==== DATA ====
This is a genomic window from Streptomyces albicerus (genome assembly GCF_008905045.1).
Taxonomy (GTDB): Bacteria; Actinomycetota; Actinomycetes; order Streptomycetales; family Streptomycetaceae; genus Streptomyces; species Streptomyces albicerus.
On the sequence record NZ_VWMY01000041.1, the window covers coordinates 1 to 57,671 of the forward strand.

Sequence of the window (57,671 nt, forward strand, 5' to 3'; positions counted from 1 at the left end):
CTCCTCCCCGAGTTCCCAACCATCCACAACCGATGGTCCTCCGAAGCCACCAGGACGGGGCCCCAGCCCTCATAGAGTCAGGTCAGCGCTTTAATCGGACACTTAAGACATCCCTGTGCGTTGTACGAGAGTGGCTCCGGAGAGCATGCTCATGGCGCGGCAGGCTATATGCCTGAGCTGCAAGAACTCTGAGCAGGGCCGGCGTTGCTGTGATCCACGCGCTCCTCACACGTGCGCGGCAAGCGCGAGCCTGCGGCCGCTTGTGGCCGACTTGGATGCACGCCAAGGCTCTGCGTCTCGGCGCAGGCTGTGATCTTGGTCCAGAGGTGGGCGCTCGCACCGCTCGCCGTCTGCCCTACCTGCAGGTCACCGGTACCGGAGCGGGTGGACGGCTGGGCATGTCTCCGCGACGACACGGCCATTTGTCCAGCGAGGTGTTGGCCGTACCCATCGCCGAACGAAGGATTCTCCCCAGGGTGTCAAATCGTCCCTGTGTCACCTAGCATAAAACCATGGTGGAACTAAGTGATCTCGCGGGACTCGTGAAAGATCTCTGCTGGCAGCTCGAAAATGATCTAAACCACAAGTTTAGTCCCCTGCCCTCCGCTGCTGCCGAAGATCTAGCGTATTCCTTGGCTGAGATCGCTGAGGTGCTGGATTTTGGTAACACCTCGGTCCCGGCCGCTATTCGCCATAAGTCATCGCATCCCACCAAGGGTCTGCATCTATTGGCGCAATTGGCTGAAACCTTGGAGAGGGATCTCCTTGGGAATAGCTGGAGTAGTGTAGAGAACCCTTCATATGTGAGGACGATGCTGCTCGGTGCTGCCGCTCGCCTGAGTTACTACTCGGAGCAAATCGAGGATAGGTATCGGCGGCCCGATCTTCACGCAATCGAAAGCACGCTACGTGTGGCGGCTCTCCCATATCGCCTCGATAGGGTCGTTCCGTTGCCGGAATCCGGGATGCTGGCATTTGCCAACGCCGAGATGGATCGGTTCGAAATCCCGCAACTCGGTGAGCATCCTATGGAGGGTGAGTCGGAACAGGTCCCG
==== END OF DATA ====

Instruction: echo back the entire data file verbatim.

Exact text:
This is a genomic window from Streptomyces albicerus (genome assembly GCF_008905045.1).
Taxonomy (GTDB): Bacteria; Actinomycetota; Actinomycetes; order Streptomycetales; family Streptomycetaceae; genus Streptomyces; species Streptomyces albicerus.
On the sequence record NZ_VWMY01000041.1, the window covers coordinates 1 to 57,671 of the forward strand.

Sequence of the window (57,671 nt, forward strand, 5' to 3'; positions counted from 1 at the left end):
CTCCTCCCCGAGTTCCCAACCATCCACAACCGATGGTCCTCCGAAGCCACCAGGACGGGGCCCCAGCCCTCATAGAGTCAGGTCAGCGCTTTAATCGGACACTTAAGACATCCCTGTGCGTTGTACGAGAGTGGCTCCGGAGAGCATGCTCATGGCGCGGCAGGCTATATGCCTGAGCTGCAAGAACTCTGAGCAGGGCCGGCGTTGCTGTGATCCACGCGCTCCTCACACGTGCGCGGCAAGCGCGAGCCTGCGGCCGCTTGTGGCCGACTTGGATGCACGCCAAGGCTCTGCGTCTCGGCGCAGGCTGTGATCTTGGTCCAGAGGTGGGCGCTCGCACCGCTCGCCGTCTGCCCTACCTGCAGGTCACCGGTACCGGAGCGGGTGGACGGCTGGGCATGTCTCCGCGACGACACGGCCATTTGTCCAGCGAGGTGTTGGCCGTACCCATCGCCGAACGAAGGATTCTCCCCAGGGTGTCAAATCGTCCCTGTGTCACCTAGCATAAAACCATGGTGGAACTAAGTGATCTCGCGGGACTCGTGAAAGATCTCTGCTGGCAGCTCGAAAATGATCTAAACCACAAGTTTAGTCCCCTGCCCTCCGCTGCTGCCGAAGATCTAGCGTATTCCTTGGCTGAGATCGCTGAGGTGCTGGATTTTGGTAACACCTCGGTCCCGGCCGCTATTCGCCATAAGTCATCGCATCCCACCAAGGGTCTGCATCTATTGGCGCAATTGGCTGAAACCTTGGAGAGGGATCTCCTTGGGAATAGCTGGAGTAGTGTAGAGAACCCTTCATATGTGAGGACGATGCTGCTCGGTGCTGCCGCTCGCCTGAGTTACTACTCGGAGCAAATCGAGGATAGGTATCGGCGGCCCGATCTTCACGCAATCGAAAGCACGCTACGTGTGGCGGCTCTCCCATATCGCCTCGATAGGGTCGTTCCGTTGCCGGAATCCGGGATGCTGGCATTTGCCAACGCCGAGATGGATCGGTTCGAAATCCCGCAACTCGGTGAGCATCCTATGGAGGGTGAGTCGGAACAGGTCCCG